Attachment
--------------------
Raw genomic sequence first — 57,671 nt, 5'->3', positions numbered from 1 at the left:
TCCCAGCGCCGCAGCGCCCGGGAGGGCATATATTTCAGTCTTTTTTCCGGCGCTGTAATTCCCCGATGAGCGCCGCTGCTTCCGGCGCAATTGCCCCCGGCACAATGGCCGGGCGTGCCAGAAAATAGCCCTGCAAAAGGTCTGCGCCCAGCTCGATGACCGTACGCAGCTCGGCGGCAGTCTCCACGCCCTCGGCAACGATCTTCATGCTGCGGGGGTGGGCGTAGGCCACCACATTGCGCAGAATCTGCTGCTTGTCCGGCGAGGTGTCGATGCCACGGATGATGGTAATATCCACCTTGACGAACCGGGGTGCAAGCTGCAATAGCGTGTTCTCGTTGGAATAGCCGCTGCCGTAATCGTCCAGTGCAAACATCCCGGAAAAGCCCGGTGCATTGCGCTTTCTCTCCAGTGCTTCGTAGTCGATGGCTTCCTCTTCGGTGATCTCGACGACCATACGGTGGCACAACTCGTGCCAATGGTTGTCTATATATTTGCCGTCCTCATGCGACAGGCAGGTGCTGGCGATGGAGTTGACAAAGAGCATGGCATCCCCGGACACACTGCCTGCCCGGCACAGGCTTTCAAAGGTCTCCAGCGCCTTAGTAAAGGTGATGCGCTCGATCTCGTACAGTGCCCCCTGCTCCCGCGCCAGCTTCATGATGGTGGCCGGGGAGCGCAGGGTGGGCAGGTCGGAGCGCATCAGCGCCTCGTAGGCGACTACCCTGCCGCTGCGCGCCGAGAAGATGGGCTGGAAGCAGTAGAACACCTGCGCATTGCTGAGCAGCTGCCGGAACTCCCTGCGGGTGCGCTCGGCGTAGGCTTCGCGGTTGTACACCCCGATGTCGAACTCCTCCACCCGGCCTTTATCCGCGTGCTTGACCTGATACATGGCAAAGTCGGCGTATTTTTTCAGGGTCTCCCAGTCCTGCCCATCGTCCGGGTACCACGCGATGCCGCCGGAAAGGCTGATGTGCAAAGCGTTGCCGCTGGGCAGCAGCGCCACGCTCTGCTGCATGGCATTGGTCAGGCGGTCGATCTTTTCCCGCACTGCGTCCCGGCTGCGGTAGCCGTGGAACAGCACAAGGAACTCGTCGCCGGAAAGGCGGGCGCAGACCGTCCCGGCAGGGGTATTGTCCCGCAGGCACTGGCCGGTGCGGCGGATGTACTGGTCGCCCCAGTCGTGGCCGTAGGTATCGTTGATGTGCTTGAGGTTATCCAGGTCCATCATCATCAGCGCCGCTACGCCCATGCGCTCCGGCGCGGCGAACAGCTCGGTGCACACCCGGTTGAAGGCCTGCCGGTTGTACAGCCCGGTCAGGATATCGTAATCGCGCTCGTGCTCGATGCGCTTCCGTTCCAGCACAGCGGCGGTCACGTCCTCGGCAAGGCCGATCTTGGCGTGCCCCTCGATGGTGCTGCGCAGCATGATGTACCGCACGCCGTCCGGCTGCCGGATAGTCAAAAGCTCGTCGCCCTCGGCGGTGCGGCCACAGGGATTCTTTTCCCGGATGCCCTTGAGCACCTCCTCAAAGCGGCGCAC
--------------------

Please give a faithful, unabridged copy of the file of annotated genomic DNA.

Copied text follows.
Raw genomic sequence first — 57,671 nt, 5'->3', positions numbered from 1 at the left:
TCCCAGCGCCGCAGCGCCCGGGAGGGCATATATTTCAGTCTTTTTTCCGGCGCTGTAATTCCCCGATGAGCGCCGCTGCTTCCGGCGCAATTGCCCCCGGCACAATGGCCGGGCGTGCCAGAAAATAGCCCTGCAAAAGGTCTGCGCCCAGCTCGATGACCGTACGCAGCTCGGCGGCAGTCTCCACGCCCTCGGCAACGATCTTCATGCTGCGGGGGTGGGCGTAGGCCACCACATTGCGCAGAATCTGCTGCTTGTCCGGCGAGGTGTCGATGCCACGGATGATGGTAATATCCACCTTGACGAACCGGGGTGCAAGCTGCAATAGCGTGTTCTCGTTGGAATAGCCGCTGCCGTAATCGTCCAGTGCAAACATCCCGGAAAAGCCCGGTGCATTGCGCTTTCTCTCCAGTGCTTCGTAGTCGATGGCTTCCTCTTCGGTGATCTCGACGACCATACGGTGGCACAACTCGTGCCAATGGTTGTCTATATATTTGCCGTCCTCATGCGACAGGCAGGTGCTGGCGATGGAGTTGACAAAGAGCATGGCATCCCCGGACACACTGCCTGCCCGGCACAGGCTTTCAAAGGTCTCCAGCGCCTTAGTAAAGGTGATGCGCTCGATCTCGTACAGTGCCCCCTGCTCCCGCGCCAGCTTCATGATGGTGGCCGGGGAGCGCAGGGTGGGCAGGTCGGAGCGCATCAGCGCCTCGTAGGCGACTACCCTGCCGCTGCGCGCCGAGAAGATGGGCTGGAAGCAGTAGAACACCTGCGCATTGCTGAGCAGCTGCCGGAACTCCCTGCGGGTGCGCTCGGCGTAGGCTTCGCGGTTGTACACCCCGATGTCGAACTCCTCCACCCGGCCTTTATCCGCGTGCTTGACCTGATACATGGCAAAGTCGGCGTATTTTTTCAGGGTCTCCCAGTCCTGCCCATCGTCCGGGTACCACGCGATGCCGCCGGAAAGGCTGATGTGCAAAGCGTTGCCGCTGGGCAGCAGCGCCACGCTCTGCTGCATGGCATTGGTCAGGCGGTCGATCTTTTCCCGCACTGCGTCCCGGCTGCGGTAGCCGTGGAACAGCACAAGGAACTCGTCGCCGGAAAGGCGGGCGCAGACCGTCCCGGCAGGGGTATTGTCCCGCAGGCACTGGCCGGTGCGGCGGATGTACTGGTCGCCCCAGTCGTGGCCGTAGGTATCGTTGATGTGCTTGAGGTTATCCAGGTCCATCATCATCAGCGCCGCTACGCCCATGCGCTCCGGCGCGGCGAACAGCTCGGTGCACACCCGGTTGAAGGCCTGCCGGTTGTACAGCCCGGTCAGGATATCGTAATCGCGCTCGTGCTCGATGCGCTTCCGTTCCAGCACAGCGGCGGTCACGTCCTCGGCAAGGCCGATCTTGGCGTGCCCCTCGATGGTGCTGCGCAGCATGATGTACCGCACGCCGTCCGGCTGCCGGATAGTCAAAAGCTCGTCGCCCTCGGCGGTGCGGCCACAGGGATTCTTTTCCCGGATGCCCTTGAGCACCTCCTCAAAGCGGCGCAC